One of Eve Kazan’s snapshots (from Flickr) showing Prometheus’ products (robotic arms) and their competitor’s (Neurolab) logo
Second Life Blogger Eve Kazan returned from a holiday abroad in Spain to find WordPress had taken down three snapshots she published on her blog post. Prometheus Creations Studio, owned by Second Life resident Irine Abbot, filed the DMCA with WordPress’s owner, Automattic Inc on May 22nd.
Creator Irine Abott of Prometheus Creations first communicated with Ms Kazan on May 14th about the alleged infringement of the snapshots she published on April 3, 2014, via Facebook:
I was happy to see the robotic arms used in creative ways. However I was not happy to see my products used in commercially advertising a competitor, presenting the impression that they are from Neurolabs. I would appreciate it if you could please either remove the photos or add the product listing of the arms in the post as you did with…
Or have we become so eager to use the ‘latest’ app or software or service that we simply hit ‘agree’ and move on?
There was a LOT of brouhaha (I love that word 😀 ) over the changes to the TOS in Second Life a while ago.
Content creators up in arms over the wording. Some left SL.
I’m not a content creator, so while I understood their upset, it didn’t affect me.
I do passionately believe in copyright and protections for intellectual property. However, it’s becoming harder and harder to protect yourself and your rights.
Everyone is online.
And if you are, you need to protect yourself.
At least read the fine print.
I was looking a social media site the other day and went to read their TOS.
Here’s what it said (and no, it isn’t from SL):
So they claim no ownership, but then in the next sentence say that you uploading content allows them to basically do anything they want with it, in any format (now known or invented in the future), in perpetuity.
You know what perpetuity means right?
In case you don’t, here’s the definition from Dictionary.com: ‘endlessorindefinitelylongdurationorexistence;eternity.’
That means they can use your stuff however they want, whenever they want, wherever they want, FOREVER.
Even though they said you own the content.
Just because you used their service.
And you can’t revoke their right to use the content, because the TOS says that not only is your agreement perpetual, it’s irrevocable.
Now, this particular TOS does say that they can/will use your content ‘solely on and through the Service’ of their site.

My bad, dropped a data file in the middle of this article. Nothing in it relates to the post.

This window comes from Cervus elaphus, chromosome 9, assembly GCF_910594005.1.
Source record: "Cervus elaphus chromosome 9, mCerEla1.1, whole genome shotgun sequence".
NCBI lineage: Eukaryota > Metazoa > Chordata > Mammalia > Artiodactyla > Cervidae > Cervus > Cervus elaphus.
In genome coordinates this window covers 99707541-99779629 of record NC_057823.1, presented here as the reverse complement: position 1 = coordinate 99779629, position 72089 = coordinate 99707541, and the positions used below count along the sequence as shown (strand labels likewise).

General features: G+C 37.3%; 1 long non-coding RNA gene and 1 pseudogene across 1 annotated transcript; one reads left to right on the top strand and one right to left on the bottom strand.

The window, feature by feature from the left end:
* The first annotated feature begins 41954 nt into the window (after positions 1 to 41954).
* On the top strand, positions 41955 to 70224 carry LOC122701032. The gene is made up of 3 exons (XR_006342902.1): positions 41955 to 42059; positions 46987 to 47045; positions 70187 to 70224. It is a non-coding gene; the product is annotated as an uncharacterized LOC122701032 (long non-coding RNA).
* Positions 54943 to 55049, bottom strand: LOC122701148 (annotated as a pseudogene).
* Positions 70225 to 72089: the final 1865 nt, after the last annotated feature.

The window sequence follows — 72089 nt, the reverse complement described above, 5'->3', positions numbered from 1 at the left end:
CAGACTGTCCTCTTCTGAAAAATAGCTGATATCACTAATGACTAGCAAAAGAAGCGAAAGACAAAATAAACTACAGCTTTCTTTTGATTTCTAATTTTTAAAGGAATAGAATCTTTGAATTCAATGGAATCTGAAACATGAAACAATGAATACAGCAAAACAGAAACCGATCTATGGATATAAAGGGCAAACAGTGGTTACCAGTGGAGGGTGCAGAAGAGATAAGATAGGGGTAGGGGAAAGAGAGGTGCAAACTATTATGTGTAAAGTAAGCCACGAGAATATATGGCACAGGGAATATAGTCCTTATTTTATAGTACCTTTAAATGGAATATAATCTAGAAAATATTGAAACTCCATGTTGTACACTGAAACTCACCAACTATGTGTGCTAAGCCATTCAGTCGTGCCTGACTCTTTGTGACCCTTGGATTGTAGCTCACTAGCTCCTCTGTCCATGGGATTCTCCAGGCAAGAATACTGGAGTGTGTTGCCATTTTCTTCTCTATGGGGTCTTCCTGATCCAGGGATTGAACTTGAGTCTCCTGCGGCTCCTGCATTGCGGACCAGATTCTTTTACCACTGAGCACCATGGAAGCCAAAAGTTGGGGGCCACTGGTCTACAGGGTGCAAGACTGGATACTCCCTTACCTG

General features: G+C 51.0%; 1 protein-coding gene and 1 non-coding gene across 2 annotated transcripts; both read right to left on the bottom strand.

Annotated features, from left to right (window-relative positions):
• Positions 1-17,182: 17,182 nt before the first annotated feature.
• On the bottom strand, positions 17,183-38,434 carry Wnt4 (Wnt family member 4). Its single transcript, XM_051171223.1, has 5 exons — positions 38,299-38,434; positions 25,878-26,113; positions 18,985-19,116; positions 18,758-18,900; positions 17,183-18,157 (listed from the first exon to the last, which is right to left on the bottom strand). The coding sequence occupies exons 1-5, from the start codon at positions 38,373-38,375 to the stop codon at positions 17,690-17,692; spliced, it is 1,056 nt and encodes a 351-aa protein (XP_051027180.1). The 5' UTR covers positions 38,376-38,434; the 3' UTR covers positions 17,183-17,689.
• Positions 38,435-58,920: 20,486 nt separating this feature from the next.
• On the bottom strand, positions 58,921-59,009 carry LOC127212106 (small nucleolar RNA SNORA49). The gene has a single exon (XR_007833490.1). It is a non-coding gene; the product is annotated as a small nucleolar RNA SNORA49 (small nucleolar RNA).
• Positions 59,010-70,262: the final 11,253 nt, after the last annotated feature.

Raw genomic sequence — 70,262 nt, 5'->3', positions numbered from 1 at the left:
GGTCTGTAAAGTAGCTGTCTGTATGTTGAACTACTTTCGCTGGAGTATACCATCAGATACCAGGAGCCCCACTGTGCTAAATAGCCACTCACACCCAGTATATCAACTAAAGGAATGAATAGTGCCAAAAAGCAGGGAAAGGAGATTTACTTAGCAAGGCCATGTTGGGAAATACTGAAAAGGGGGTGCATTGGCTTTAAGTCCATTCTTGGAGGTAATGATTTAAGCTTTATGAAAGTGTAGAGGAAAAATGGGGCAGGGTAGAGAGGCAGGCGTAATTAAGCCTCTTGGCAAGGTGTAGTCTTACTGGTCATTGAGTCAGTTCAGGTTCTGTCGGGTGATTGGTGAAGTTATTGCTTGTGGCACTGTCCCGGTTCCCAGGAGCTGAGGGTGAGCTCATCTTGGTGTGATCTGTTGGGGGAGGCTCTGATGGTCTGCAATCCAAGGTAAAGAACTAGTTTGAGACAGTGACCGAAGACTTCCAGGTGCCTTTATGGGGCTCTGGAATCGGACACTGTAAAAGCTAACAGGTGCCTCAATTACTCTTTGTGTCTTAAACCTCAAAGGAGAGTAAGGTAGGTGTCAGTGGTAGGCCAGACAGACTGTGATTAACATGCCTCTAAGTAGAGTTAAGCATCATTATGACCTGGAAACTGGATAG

I miss one day of posting, and suddenly there’s an explosion of news and happenings!
I will be writing individual posts on some of these topics, but I wanted to hit some highlights while they were fresh in my memory, so here goes:
The Virtual Worlds Best Practices in Education is this weekend and included a speech by new LL CEO Ebbe Altberg. He talked about many issues, including the LL TOS (you know, the one that has content creators up in arms because it’s worded so that LL owns everything), new mesh avatars for new accounts, and how SL needs to do some work to repair its reputation.
If you want to read more from about Ebbe’s speech, check out Jo Yardley’s blog here.
Inara Pey posted quotes from Ebbe’s speech regarding the TOS and what is in the works (we all hope). I’m not a content creator, so the TOS hasn’t been a huge deal to me, but I can certainly agree with those who have taken exception. And I’m not an attorney, but a good first step, it seems to me, would be to remove the wording that LL ‘owns’ the content for ‘perpetuity.’ Pretty simple, in my opinion, to solve the issue.
If you want to get a glimpse at one of the new mesh avatars, Ebbe debuted one at the VWBPE conference. Jo Yardley took pics, so check them out here. I personally don’t care for the look of this avatar (is it just me, or do the eyes seem bloodshot?), but choice is good. It also remains to be seen how fitted mesh and other new improvements will change/enhance the SL experience. I’ve read a couple of articles on changes LL wants merchants to make, and I just ended up more confused. 😛
Apparently there was a policy about allowing Lindens in-world, and Ebbe indicated that policy has been removed. So we will perhaps see more ‘Lindens’ wandering around soon. I’m not sure if that’s a good thing or not. 🙂
Jo Yardley noted that Ebbe’s new avatar was not the typical ‘tall’ avatar, but a properly scaled one. It seems there may be lots of changes as SL prepares for new technology like the Oculus Rift.
I really am going to have to go visit the 1920’s Berlin sim. It’s been on my to-do list forever and I just haven’t done it. After reading this blog post, I want to not only visit, but donate. A wonderful cause and one that touched my heart: Sponsoring a monument to victims of Nazism. If you can visit and give, please do so.